North Sea oil and gas companies made the lowest profits in nearly five years during the first three months of this year, British data showed on Wednesday. The Office for National Statistics said the rate of profit at firms exploring for and extracting oil and gas sank to 27.6 percent in the first quarter of 2014, down from 31.1 percent in the last three months of 2013 and its lowest since Q2 2009. “Activity in the oil and gas extraction sector increased by 0.8 percent in Q1.
However the industry has been in long term decline, contracting in every year since 2002,” the ONS said. Profits from North Sea oil have been a big source of tax revenue for Britain, but the cost of extracting diminishing reserves has increased in recent years, and is one factor widely blamed for the country’s weak productivity. The ONS added that profits in the sector were closely linked to oil prices. Oil prices in dollars were little changed in the first three months of 2014 compared to the previous quarter, although sterling’s strength against the dollar would have reduced the sterling price of a barrel of oil.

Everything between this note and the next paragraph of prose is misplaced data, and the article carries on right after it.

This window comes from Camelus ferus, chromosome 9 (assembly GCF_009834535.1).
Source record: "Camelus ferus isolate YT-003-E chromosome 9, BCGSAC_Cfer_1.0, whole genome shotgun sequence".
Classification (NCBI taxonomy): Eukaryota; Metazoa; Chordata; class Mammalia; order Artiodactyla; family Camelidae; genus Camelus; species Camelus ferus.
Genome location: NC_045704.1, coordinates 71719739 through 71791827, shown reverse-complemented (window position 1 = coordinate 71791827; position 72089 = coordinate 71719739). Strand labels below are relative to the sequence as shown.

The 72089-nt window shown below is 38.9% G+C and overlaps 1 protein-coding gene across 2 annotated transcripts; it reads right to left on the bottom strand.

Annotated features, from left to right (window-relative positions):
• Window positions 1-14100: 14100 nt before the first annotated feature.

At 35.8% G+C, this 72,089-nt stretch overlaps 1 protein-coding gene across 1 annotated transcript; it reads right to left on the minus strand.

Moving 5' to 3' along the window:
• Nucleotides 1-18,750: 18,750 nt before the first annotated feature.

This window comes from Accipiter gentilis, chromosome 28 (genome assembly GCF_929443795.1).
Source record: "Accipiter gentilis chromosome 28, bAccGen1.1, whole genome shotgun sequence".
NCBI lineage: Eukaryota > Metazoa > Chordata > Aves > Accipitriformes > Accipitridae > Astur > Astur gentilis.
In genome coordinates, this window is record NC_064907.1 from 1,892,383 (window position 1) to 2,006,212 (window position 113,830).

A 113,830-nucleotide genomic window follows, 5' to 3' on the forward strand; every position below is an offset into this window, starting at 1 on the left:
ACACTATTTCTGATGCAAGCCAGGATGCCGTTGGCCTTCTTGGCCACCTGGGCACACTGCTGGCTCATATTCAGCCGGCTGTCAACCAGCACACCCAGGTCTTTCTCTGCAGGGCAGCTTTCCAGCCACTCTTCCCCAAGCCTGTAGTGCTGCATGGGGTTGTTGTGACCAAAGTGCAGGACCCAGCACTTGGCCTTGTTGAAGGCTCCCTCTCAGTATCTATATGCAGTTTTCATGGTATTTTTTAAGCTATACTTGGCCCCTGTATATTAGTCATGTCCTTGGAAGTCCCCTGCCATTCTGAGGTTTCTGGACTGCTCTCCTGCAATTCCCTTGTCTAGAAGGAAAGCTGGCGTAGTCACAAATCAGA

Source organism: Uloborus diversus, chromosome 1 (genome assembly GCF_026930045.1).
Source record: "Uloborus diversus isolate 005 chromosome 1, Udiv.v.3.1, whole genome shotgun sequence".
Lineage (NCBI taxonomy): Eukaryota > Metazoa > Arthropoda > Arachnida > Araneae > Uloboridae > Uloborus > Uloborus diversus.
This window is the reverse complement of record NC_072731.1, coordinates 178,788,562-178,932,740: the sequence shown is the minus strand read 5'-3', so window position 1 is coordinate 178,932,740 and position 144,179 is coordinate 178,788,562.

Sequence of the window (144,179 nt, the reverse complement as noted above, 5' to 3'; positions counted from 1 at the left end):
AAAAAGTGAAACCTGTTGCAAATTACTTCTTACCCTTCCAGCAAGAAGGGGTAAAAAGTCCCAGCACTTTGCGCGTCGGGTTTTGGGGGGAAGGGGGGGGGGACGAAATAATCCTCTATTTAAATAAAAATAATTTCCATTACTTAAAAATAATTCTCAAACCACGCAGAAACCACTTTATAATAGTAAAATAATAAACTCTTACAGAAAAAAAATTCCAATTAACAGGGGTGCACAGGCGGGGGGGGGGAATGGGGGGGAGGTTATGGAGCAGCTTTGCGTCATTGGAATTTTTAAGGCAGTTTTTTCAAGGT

There was better news from other parts of the economy, where corporate profitability picked up, rising to a net rate of return of 11.3 percent, above average for the past five years. “The recent overall improvement in corporate profitability in the first quarter supports hopes that companies will continue to invest at a decent rate over the coming months, which is critical for prolonged healthy, balanced growth,” said Howard Archer, chief UK economist at IHS Global Insight.
“Sustained strong business investment is also important to lifting UK productivity which remains a source of concern,” he added. Profitability in the services sector rose to 15.0 percent from 14.4 percent, while manufacturers’ profitability fell to 9.3 percent from 11.8 percent.